In cases where these venues do not concur, it is for the plaintiff to decide where to go. For example, if the alleged infringer is located in Germany and offers the disputed products for sale online, every German district court will be competent to hear this matter since the disputed products are accessible throughout Germany via a website. This is true with respect to German trademarks, but not EU trademarks. According to the Supreme Court’s decision in Parfummarken (BGH, I ZR 164/16), infringement proceedings based on an EU trademark in cases of cross-border infringement before a German court require an overall assessment of the infringer’s acts in order to determine the original infringement rather than focusing on separate infringing acts. However, in its recent decision C-172-18 (5 September 2019), the European Court of Justice corrected this case law and held that the decisive factor is whether internet offers are “directed” to consumers of an EU member state that is different from the member state in which the website owner is domiciled.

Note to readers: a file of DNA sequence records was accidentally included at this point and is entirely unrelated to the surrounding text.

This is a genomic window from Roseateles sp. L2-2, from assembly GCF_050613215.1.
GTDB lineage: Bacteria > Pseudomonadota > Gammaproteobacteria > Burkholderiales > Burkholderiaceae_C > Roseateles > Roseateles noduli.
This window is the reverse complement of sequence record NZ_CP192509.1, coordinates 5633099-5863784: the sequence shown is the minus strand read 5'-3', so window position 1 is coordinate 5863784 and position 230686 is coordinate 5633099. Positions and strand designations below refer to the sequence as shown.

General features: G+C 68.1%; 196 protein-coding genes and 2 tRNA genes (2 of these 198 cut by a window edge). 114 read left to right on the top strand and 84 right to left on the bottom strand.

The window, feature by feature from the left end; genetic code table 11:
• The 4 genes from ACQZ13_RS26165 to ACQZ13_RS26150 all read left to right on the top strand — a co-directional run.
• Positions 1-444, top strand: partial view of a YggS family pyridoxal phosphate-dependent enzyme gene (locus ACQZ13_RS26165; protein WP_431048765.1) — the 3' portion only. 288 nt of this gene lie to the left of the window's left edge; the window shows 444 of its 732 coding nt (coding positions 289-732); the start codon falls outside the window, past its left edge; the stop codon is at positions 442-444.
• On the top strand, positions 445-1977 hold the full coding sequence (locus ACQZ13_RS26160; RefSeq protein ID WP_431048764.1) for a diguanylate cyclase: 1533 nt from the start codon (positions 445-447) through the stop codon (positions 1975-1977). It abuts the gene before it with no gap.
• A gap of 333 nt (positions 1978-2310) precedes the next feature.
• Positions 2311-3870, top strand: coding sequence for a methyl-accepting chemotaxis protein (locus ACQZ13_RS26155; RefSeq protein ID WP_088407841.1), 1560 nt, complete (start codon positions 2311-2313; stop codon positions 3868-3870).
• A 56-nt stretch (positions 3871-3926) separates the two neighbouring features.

Jury versus bench
No jury trial is available in Germany.
Damages and remedies
For trademark infringement in particular, the following remedies are available:
- injunctive relief;
- claims for information and rendering of accounts;
- claims for the destruction of the infringing products;
- claims for the recall and definite removal from sales channels;
- claims for the publication of the judgment;
- claims for inspection; and
- claims for the preservation of evidence.
Damages can be calculated in three ways: